It’s spring – time for sunshine and open road. Visit some wineries, taste some vino. But, where do you go?
There are three geographical tours in Southern Maryland – Brandywine, Calvert County and St. Mary’s County. All offer something different in experience and wines. Let’s start with the four Brandywine wineries.
The quartet are only a few miles apart and the closest to Washington, about 45 minutes away on the border of Prince George’s and Charles counties. The best part is visiting all four are doable in one afternoon.
The key is how long do you want to linger and enjoy the experience? Robin Hill Farm and Vineyards could easily enthrall you for an entire afternoon while the Romano, Gemeny and JaneMark are tasting rooms.
Gemeny Winery and Vineyards is often a natural starting spot because it’s just minutes off U.S. 301/Route 5 via Cedarville Road. A 200-acre farm dating back to 1897, you’ll often find owners Mike Gemeny and William Livingston pouring tastings of house wines.
“I prefer people taste the wine before buying,” Livingston said. “It’s protects the customer as to what they like.”
Be sure to look at the photos on the walls of the family’s four generations on the farm that once grew tobacco and multiple vegetables with free-grazing cattle nearby. The little kid in some photos is Mike Gemeny, who’s a bit older today.
Next, head to JaneMark Winery and Vineyard where Jane and Mark Vogt preserved a 1930s hay barn with the help of nearby Amish carpenters. Grapes are grown nearby on Jane’s family land that dates back to 1877. Indeed, the lure of family brought Jane and Mark back from living in Napa, Calif.
“Some of the best memories of my life was being in the kitchen with my mother and grandmother canning things that took all summer to grow,” she said.
“Walking through the vines brings memories of my childhood and the fun times on the farm. I love farming. Anything that’s grown on the vine is beautiful to me.”
Janemark’s nine wines range from whites that include a Mean Jane with a tropical fruit flavor involving lemon and pineapple to a Sweet Heidi dessert wine with caramel apple and floral accents.
“I made some dry whites, semi-sweet whites, dry red, sweet red and desert wine,” Jane said. “In the summer, we make sangria.”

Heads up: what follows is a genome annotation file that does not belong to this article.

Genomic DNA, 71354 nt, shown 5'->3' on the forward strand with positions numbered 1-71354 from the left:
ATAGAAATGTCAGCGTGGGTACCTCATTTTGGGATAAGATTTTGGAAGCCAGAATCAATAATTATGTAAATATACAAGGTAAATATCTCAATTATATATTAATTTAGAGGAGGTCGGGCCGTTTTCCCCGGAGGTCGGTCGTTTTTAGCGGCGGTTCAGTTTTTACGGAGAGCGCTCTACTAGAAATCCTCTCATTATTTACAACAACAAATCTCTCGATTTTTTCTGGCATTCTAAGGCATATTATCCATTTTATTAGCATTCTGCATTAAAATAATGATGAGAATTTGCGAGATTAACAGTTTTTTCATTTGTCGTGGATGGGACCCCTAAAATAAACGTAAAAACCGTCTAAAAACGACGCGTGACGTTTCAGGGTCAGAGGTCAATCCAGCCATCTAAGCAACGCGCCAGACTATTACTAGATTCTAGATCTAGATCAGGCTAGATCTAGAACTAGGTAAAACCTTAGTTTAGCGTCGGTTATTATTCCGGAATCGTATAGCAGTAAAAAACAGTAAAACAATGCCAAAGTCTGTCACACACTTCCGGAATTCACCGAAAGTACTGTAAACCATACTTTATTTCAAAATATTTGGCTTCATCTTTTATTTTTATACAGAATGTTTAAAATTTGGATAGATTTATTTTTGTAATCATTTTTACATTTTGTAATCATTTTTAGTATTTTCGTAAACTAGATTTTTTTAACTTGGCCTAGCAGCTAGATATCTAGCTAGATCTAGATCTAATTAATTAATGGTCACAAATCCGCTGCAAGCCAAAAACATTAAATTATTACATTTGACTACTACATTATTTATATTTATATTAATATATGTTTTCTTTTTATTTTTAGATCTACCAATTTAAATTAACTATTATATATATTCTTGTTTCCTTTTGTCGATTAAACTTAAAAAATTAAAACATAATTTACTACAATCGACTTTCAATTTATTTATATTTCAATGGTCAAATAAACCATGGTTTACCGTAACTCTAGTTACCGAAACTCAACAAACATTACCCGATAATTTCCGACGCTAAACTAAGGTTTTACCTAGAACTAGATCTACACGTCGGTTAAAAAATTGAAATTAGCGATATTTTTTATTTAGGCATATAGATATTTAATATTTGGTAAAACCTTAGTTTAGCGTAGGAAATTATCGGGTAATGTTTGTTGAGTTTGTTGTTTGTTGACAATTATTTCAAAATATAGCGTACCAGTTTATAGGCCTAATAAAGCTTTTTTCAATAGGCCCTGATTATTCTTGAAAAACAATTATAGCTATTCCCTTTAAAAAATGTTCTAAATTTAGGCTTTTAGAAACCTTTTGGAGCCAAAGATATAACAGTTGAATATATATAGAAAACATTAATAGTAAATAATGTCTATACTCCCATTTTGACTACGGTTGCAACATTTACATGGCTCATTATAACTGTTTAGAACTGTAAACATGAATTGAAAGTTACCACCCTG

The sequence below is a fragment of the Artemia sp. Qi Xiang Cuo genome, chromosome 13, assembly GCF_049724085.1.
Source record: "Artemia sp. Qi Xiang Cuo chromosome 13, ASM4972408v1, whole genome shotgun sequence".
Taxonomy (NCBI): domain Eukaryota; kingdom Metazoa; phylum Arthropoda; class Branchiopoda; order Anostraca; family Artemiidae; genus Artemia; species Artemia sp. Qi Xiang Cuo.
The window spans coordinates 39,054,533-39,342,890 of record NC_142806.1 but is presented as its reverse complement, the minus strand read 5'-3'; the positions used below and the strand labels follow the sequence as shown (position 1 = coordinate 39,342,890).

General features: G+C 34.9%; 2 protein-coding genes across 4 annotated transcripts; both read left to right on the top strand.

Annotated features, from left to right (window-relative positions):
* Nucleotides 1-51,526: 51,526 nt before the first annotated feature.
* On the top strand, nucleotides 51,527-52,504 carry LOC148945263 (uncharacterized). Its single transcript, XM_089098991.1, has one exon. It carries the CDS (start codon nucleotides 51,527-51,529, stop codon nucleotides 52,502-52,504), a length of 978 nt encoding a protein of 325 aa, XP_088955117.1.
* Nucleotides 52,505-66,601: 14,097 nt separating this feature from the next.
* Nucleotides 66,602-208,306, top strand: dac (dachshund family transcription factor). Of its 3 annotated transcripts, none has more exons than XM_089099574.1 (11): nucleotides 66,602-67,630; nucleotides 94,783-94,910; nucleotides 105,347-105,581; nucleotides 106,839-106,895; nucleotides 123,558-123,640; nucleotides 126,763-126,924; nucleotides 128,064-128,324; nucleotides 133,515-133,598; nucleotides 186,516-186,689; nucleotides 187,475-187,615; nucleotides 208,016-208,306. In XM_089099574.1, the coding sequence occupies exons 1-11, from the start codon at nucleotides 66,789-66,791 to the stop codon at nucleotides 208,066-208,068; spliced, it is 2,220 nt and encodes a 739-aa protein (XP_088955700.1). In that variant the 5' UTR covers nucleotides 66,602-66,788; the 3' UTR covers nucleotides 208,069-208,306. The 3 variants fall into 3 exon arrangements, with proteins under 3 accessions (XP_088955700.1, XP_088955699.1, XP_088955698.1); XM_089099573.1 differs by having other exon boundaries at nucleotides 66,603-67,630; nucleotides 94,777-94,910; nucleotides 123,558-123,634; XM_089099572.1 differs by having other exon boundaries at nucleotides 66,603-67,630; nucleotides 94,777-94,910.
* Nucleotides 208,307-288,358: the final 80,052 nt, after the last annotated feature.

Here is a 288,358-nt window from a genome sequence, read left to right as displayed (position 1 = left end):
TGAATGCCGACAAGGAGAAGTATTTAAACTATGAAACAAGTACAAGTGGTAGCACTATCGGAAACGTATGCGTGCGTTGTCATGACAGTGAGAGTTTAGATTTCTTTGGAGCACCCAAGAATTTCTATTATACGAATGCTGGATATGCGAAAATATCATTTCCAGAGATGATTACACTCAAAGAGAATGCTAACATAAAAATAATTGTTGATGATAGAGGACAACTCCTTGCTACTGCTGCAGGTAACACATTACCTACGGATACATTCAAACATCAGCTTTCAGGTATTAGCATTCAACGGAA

Oh, you could just melt away in the stylish barn, but come on, there are two more stops to go.
The vines that form Romano Vineyard and Winery nearly touch the front door. Joe and Jo-Ann Romano bought the 18-acre farm in 1997 and 10 years later started planting vines over four acres. Since 2010, they often bottle 1,000 or so cases annually of Chambourcin, Merlot, Barbera and a Bald Eagle White that goes so well with seafood. Don’t worry, Joe Romano will find one you’ll like.
“No one’s palate is the same,” said Joe, who is the vintner while Jo-Anne is the vineyard manager. “There are so many different palates that if you have a very narrow selection of wines it’s not as easy for people to find something they like. I like to make a wide range of wines so people can find one wine they like.”
Finally, head to Robin Hill, partly because you’ll spend more time on the farm that dates back to 1829. Susan Watson-White grew up on the 70-acre farm purchased by her parents in 1955. Over the decades, everything from tobacco to Christmas trees were grown on the farm, but Susan and husband Bob White now have 4½ acres covered by 3,000 vines that earned seven gold medals at the 2017 Governor’s Cup Competition.
Susan and Bob built a delightful tasting room in 2017 that overlooks the vines. Like all local wineries, they’re glad to show the adjacent rooms where wines are created. Check out the photo of 1985 Miss Maryland Tobacco Queen that looks familiar. (It’s Susan.) It’s not unusual and even encouraged for families to wander the farm complete with friendly goats.
“People want an experience,” Susan said. “They want somewhere to go so when they come here they’re visiting a working farm and seeing the animals and pastures. It’s an affordable one-day staycation. Somebody from Baltimore Googles what they can do for a day and find us.”
Said Bob: “People are fascinated by the farm. They walk up to the field and it’s like ‘Ah.’ It’s the first time on a farm and many bring kids. They’re even interested in the goats.”
But don’t forget to try the wine. Maybe taste a personal favorite in Pi’Goat Blanc, a majestic sweet rose wine blended from Chambourcin and Cabernet Franc with hints of strawberries and cherries. The label shows a pig and goat (hence the name.)
Finally, it’s time to head home, having visited four wineries in one afternoon. Fortunately, it’s all not that far away.